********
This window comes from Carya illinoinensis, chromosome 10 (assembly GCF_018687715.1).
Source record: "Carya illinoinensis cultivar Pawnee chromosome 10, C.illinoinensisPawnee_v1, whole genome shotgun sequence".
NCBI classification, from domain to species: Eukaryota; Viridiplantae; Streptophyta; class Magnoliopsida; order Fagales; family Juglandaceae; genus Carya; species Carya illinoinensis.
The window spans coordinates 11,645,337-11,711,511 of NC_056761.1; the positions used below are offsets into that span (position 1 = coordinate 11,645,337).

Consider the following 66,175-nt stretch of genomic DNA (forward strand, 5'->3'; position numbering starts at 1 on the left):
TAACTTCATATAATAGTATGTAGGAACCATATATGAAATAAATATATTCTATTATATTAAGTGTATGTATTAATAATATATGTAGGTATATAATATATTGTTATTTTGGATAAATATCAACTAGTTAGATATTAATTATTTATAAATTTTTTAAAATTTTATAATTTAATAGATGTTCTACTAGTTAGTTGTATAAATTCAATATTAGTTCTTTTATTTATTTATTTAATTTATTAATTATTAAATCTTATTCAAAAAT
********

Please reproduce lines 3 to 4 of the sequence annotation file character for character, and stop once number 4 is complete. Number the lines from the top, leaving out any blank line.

NCBI classification, from domain to species: Eukaryota; Viridiplantae; Streptophyta; class Magnoliopsida; order Fagales; family Juglandaceae; genus Carya; species Carya illinoinensis.
The window spans coordinates 11,645,337-11,711,511 of NC_056761.1; the positions used below are offsets into that span (position 1 = coordinate 11,645,337).